Firefighters test their mettle
A battle between north and south heated up Wellington's waterfront today as the country's fittest firefighters demonstrated their might.
A Cantabrian won the "toughest two minutes" National Firefighter Combat Challenge that drew 150 competitors to the capital for the three-day event.
Southbridge Volunteer Brigade firefighter Steven Maw, 22, who operates a digger by day, took out the title with his finishing time of 1 minute 46 seconds.
Pairs were pitted against each other before a crowd of hundreds in today's final, boosting out a turbo-charged effort based on the fitness test firefighters must pass annually.
To win the title, Maw, of Canterbury's Southbridge Fire Brigade, had to do some serious heavy lifting after already competing alongside his dad and brother in an earlier relay.
With the clock ticking, the combat challenge saw firefighters wearing 25kg of gear including oxygen tanks, run a 19kg hose up four flights of stairs, haul another 19kg dead-weight, run downstairs to pick up a 50kg hose, aim the stream through a tiny window, then drag an 80kg dummy to the finish line, simulating a real life rescue.
Maw came fourth last year and said achieving the winning time was ''tough.''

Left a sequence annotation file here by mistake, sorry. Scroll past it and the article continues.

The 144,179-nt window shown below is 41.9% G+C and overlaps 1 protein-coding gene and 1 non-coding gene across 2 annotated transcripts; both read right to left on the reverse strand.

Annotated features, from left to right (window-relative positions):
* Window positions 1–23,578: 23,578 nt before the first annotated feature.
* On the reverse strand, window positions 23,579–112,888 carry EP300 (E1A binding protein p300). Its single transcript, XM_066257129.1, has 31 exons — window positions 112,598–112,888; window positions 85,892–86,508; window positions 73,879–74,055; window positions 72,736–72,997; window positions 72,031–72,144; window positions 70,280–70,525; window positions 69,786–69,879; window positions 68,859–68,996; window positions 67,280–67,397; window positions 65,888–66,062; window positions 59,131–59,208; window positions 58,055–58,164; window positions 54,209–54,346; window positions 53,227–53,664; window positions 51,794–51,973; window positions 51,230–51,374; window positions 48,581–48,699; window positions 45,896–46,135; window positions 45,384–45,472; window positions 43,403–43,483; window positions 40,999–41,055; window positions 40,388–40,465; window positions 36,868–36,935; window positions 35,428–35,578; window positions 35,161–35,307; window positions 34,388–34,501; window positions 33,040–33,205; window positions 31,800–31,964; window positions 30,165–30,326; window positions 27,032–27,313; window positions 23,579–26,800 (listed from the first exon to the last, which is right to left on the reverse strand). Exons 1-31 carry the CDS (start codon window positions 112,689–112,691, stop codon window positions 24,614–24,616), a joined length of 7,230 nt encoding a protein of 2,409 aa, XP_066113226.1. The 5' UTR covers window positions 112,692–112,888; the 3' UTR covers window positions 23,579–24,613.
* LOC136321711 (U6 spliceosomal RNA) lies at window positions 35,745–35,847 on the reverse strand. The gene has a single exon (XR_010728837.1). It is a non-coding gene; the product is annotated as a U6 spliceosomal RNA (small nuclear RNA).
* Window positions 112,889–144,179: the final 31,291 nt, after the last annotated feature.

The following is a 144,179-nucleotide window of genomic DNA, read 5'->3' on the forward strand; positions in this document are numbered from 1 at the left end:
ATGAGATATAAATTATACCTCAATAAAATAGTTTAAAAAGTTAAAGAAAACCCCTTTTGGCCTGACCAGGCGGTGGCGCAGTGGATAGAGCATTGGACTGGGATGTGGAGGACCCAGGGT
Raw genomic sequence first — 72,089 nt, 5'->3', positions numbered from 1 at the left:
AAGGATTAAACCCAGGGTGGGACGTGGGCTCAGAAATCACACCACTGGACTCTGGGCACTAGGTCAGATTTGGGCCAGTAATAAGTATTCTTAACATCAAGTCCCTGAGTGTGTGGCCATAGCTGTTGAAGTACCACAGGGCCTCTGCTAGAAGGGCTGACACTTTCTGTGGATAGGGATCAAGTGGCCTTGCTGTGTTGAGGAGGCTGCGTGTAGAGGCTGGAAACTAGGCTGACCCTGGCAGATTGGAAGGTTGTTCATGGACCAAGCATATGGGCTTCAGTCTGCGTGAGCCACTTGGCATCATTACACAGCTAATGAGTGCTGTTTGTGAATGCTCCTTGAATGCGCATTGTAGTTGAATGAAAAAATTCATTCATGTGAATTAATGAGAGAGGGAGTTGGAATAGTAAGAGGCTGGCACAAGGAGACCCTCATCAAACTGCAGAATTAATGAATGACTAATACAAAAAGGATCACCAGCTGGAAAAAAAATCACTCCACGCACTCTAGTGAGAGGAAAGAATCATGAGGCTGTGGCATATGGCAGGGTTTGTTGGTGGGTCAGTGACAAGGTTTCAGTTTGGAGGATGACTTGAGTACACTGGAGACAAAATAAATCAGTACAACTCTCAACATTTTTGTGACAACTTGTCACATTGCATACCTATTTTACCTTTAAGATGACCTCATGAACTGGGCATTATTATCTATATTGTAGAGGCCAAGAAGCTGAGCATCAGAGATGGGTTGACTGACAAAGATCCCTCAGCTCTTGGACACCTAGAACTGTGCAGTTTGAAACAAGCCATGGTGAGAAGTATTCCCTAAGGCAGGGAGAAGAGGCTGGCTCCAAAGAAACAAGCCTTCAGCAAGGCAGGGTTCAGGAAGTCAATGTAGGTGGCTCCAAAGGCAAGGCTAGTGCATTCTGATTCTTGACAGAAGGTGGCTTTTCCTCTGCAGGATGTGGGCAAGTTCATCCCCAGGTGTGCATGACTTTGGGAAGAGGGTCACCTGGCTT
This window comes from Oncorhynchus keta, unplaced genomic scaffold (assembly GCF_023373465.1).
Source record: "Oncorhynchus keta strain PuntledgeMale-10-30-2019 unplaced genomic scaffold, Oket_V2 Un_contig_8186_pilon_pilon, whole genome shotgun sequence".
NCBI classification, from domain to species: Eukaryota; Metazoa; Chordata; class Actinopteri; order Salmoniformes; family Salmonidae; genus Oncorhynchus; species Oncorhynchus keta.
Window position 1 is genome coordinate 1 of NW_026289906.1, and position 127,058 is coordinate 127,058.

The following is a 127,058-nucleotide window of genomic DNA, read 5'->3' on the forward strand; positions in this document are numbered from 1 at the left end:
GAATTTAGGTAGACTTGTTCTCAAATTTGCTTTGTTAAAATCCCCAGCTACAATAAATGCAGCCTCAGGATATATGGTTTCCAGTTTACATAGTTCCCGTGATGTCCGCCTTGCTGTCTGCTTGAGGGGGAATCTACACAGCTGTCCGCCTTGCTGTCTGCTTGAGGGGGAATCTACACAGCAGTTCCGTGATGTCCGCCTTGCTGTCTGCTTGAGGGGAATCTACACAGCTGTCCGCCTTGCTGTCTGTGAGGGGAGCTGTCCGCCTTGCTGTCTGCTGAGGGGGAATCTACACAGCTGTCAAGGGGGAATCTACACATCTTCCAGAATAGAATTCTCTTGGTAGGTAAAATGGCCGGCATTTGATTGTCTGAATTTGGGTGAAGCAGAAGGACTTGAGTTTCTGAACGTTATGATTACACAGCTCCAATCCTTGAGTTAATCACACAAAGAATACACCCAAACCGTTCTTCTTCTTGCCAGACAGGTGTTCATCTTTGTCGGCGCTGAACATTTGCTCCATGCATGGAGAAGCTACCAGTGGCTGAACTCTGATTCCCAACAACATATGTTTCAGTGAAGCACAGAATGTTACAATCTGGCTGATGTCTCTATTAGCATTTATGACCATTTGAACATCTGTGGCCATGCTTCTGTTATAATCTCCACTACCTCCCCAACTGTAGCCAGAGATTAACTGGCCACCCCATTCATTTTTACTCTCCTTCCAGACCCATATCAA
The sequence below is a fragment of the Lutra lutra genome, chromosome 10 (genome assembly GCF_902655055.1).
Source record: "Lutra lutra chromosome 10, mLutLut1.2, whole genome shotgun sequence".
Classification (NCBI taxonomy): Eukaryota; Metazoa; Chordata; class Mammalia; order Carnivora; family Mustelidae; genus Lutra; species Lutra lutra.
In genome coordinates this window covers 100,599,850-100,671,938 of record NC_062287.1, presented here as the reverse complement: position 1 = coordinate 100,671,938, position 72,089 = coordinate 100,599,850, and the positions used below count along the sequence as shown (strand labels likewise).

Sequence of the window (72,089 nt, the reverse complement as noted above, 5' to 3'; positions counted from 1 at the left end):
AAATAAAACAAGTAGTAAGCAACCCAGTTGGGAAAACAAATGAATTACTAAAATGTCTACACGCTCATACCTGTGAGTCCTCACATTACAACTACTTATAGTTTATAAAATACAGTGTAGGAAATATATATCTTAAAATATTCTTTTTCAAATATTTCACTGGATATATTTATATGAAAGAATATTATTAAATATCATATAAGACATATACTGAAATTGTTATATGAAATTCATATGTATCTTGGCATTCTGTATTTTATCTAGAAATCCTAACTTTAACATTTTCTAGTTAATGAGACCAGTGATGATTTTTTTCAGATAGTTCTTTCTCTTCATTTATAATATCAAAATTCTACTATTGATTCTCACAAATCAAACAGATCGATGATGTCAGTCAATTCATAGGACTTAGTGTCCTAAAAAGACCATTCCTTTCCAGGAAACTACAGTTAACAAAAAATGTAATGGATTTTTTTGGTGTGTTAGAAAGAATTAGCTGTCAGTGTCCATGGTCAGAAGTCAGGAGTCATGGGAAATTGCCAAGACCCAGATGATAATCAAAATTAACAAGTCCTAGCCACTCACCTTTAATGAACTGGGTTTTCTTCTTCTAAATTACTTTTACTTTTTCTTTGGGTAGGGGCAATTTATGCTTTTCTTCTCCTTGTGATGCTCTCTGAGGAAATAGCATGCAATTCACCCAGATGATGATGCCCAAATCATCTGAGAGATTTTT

''It's great though. I've been doing it for five years and this is the first time I've won.''
Another Cantabrian was among the veteran competitors.
Christchurch Airport senior firefighter Tom Reid has 32 years in the brigades under his belt, and at 59 years old finished in 2min 31 seconds.
''To me it's about maintaining personal fitness - it's core business for us,'' he said. ''The thing is racing against these guys who are a lot younger, they're bloody fast.''
The heavy lifting wasn't just for the lads.
Volunteer firefighters and registered nurses Karin Bos and Tineke van der Heide of the Little River Brigade on Banks Peninsula demonstrated some serious muscle from their training chopping firewood.
Bos was back after a three year hiatus after slipping a disc in her back hauling the dummy. She said being able to lift loads heavier than herself was essential for a firefighter.
''If you can't pick up an 80kg person then you are not going to be able to get them out of the house and there's no point in going in.''
Bos was so relieved to finish she did not even check her time - der Heide finished in under five minutes.
United Fire Brigades Association of New Zealand chief executive George Verry said the competition, begun in 2007, was an opportunity to remind Kiwis about the important role firefighters played.
The Dominion Post